The Policy Guidelines for Fixed Dose Combinations in India was released by the Ministry of Health and Family Welfare in 2013. The policy defines co-packaged products as “a product consisting of two/more separate pharmaceutical products or items in their final dosage form that are packaged together for distribution to patients in the co-packaging”. The United States Food and Drug Administration defines co-packaged combination products under U.S FDA 21 CFR 3.2 (e)(2) as “two/more independent items packaged together in a single container/as a unit & constituted of drug & device products, device and biological products, or biological or drug products”.
As defined above, co-packaged combination products are made up of a group of products that either contain two or more different pharmaceutical products, like a medicine and a medical device or medicine and a biological product/a biological product and a medical device. Generally, both products are supplied and packaged together for a particular medical purpose. These involve separate products grouped together based on the intended medical use and packaged together so that the end user can use both products in combination, which is required to tackle the medical issue. A product that contains only separate medical devices or separate medicine shall not qualify as a co-packaged combination product. Some examples of co-packaged combination products are, inter alia, bandages, delivery devices, inhalers along with a cartridge filled with the drug, antibacterial swabs, surgery kits, automated injectors, and powder inhalers.
According to the United States Food & Drug Administration, in a combination product, the separate drug or medical device parts will still retain their regulatory status as a drug or device or even after they are combined and co-packaged as a combination product. Co-packaged combination products must undergo various tests to check the compatibility, functionality and human factor associated with the product. When co-packaged combination products are tested, they should be assessed and scrutinized as one single unit and not as individual components. It is imperative that the machine and device work together as a unit to bring out positive results.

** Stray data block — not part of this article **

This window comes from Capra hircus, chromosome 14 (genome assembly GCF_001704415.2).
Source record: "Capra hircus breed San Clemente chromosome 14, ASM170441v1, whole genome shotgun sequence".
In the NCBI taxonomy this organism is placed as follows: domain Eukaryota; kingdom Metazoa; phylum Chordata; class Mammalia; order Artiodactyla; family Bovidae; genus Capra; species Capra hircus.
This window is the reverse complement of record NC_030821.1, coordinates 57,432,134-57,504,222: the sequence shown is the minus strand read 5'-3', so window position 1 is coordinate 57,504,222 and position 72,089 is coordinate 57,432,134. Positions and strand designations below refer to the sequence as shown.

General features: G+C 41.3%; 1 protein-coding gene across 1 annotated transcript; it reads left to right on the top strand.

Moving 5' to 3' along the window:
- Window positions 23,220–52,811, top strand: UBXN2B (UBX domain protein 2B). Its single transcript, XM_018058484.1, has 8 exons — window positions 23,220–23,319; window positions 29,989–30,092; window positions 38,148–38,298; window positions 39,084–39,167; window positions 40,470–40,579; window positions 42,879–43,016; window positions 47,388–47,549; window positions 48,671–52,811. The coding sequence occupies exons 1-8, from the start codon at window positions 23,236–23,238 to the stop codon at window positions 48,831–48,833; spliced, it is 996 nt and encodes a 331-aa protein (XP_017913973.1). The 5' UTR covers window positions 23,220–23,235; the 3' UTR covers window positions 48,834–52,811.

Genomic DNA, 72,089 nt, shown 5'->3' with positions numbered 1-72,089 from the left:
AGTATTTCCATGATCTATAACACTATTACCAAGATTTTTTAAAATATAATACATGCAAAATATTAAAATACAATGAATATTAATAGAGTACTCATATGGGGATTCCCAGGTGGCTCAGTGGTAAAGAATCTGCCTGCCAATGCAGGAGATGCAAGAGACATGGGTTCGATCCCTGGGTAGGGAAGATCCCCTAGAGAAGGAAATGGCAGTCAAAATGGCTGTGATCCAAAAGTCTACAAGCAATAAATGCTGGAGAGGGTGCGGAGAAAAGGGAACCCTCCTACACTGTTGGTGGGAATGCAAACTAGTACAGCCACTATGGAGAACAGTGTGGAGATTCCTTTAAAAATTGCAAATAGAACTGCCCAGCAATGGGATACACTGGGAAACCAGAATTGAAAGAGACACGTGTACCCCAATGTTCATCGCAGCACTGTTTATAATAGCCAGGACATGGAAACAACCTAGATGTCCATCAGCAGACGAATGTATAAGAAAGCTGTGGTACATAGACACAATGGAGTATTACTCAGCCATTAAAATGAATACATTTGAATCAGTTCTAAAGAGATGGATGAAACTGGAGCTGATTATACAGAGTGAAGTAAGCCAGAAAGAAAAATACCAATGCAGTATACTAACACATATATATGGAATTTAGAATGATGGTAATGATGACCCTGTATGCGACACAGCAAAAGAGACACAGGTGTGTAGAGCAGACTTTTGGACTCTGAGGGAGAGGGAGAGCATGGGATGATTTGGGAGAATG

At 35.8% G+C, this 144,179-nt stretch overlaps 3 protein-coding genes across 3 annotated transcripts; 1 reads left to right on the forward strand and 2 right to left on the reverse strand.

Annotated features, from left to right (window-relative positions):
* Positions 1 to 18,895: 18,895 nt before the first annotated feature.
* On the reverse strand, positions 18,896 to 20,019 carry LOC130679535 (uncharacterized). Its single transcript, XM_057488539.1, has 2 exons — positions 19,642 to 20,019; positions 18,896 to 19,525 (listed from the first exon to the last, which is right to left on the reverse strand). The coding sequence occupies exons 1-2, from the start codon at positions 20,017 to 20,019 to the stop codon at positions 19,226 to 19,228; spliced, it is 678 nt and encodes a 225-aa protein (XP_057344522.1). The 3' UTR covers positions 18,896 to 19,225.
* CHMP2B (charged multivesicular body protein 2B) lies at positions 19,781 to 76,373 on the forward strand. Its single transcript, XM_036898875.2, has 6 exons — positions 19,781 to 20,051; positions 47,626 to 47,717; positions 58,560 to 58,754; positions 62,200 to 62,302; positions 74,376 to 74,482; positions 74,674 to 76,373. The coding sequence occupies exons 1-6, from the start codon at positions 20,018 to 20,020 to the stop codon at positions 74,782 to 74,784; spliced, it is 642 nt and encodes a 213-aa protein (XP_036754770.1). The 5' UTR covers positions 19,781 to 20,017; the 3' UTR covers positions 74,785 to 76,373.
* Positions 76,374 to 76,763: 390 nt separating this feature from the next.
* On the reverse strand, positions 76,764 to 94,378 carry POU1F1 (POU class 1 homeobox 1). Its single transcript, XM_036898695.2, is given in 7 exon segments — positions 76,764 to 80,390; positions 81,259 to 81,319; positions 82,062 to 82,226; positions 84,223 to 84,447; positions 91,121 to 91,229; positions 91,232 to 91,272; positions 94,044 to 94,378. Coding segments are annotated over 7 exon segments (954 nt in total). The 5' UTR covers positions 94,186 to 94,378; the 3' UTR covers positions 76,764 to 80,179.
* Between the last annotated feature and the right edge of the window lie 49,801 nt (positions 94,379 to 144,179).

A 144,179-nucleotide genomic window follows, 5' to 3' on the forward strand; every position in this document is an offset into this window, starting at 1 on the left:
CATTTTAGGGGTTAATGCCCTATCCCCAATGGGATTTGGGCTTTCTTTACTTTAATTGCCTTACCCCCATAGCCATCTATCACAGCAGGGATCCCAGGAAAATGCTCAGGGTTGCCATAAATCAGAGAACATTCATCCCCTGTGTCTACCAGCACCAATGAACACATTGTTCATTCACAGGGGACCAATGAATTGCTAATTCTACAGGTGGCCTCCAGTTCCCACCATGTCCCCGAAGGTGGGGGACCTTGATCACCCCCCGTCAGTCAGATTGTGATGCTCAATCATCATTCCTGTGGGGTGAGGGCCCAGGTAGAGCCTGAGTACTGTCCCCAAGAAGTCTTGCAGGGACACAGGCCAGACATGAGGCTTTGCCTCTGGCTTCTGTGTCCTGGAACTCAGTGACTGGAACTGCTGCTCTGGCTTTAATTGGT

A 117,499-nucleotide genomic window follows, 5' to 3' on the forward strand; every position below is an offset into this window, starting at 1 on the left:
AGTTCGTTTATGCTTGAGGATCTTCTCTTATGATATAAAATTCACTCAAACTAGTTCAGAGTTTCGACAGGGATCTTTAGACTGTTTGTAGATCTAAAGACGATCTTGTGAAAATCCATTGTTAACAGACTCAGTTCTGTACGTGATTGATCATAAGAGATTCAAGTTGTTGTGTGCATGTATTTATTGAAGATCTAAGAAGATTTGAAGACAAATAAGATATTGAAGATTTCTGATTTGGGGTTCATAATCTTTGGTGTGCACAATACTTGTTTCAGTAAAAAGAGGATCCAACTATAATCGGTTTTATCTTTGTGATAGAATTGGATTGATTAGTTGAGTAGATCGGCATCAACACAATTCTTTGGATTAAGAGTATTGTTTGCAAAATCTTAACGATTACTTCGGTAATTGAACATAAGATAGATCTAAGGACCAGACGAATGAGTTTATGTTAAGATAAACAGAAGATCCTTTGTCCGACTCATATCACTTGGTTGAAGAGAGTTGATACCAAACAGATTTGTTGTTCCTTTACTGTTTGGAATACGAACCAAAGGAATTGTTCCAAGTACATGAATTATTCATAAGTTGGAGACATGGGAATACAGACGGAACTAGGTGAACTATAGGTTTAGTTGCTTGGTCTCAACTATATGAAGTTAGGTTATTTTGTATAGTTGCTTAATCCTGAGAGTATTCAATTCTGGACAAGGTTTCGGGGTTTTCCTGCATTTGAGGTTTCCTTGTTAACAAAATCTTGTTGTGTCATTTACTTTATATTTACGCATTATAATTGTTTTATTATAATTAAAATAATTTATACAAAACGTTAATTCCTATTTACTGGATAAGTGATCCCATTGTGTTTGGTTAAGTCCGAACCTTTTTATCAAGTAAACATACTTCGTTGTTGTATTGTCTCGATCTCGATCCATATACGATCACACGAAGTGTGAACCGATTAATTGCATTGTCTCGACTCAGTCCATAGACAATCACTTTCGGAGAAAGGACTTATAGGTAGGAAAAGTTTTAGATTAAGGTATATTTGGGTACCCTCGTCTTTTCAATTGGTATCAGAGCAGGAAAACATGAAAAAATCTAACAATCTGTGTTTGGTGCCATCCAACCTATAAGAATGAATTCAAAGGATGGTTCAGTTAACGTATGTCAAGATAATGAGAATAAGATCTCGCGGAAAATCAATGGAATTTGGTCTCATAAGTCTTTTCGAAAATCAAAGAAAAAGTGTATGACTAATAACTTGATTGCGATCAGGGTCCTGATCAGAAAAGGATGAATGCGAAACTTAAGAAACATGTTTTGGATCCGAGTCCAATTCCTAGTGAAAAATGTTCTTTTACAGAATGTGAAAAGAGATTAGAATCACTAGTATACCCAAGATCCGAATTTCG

Types of Co-Packaged Combination Products
There are largely nine various combinations of co-packaged combination products. They are listed down below:
- Drug Delivery System, which is prefilled– In these products, the medicine already comes filled into the device or is combined with the device for the purpose of delivering the medicine from the device. Some examples of such products are nasal sprays, powder inhalers, and drug syringes which are prefilled.
- Co-package or convenience kits– In this product, the medical device and the medicine are provided as separate parts inside the same packaging. Some examples of such products are surgical kits or first aid kits.
- Biologic Delivery System, which is prefilled- In these products, the biological product already comes filled into the device or is combined with the device for the purpose of delivering the biological product from the device. Some examples of such products are vaccines, nasal sprays, and automated injectors.
- A device which is combined with or coated with the medicine– In these products, the device carries out other functions along with delivering the medicine. Some examples of such products are contact lenses coated with medicine or dental floss, which contains fluoride or medicine pills which are placed with sensors.
- A device which is combined with or coated with a biologic- In these products, the device carries out other functions along with delivering the medicine. An example of such a products is a device where live cells are placed inside the scaffolding of a medical device.
- Biological product and Medicine Combination – These products have a combination of a separate biological product and medicine aimed for a medical purpose. An example of such products is medicine- antibody product.
- Different Products which Require Cross-Labelling- This product requires other separate products which require cross-labelling. An example of such products is medicines which are light activated which are not co-packaged but are to be used with a particular light device.
- Combinations Based on Cross-Labelling of Separate Products- An example of such products is where the medicine or biological product which is being developed makes use of a device, but there is no such clarity on whether the final product requires to be cross-labelled.
- Other Combinations are not falling under the above categories- Any other combination of products not falling in any of the above categories. An example of such a product is a product where all three articles, medicine and biologic and device, are combined together, like a syringe which is prefilled with a medicine and antibody mixture.
Co-packaged combination products contain different components and generally either contain two or more different pharmaceutical products like a medical device and a medicine or a biological product and a medicine or a biological product and a medical device. Generally, both products are supplied and packaged together for a particular medical purpose. Even though when the products are combined to form one unit or system, the medical device or the medicine shall still be governed using the existing regulatory framework for such medicines and medical devices.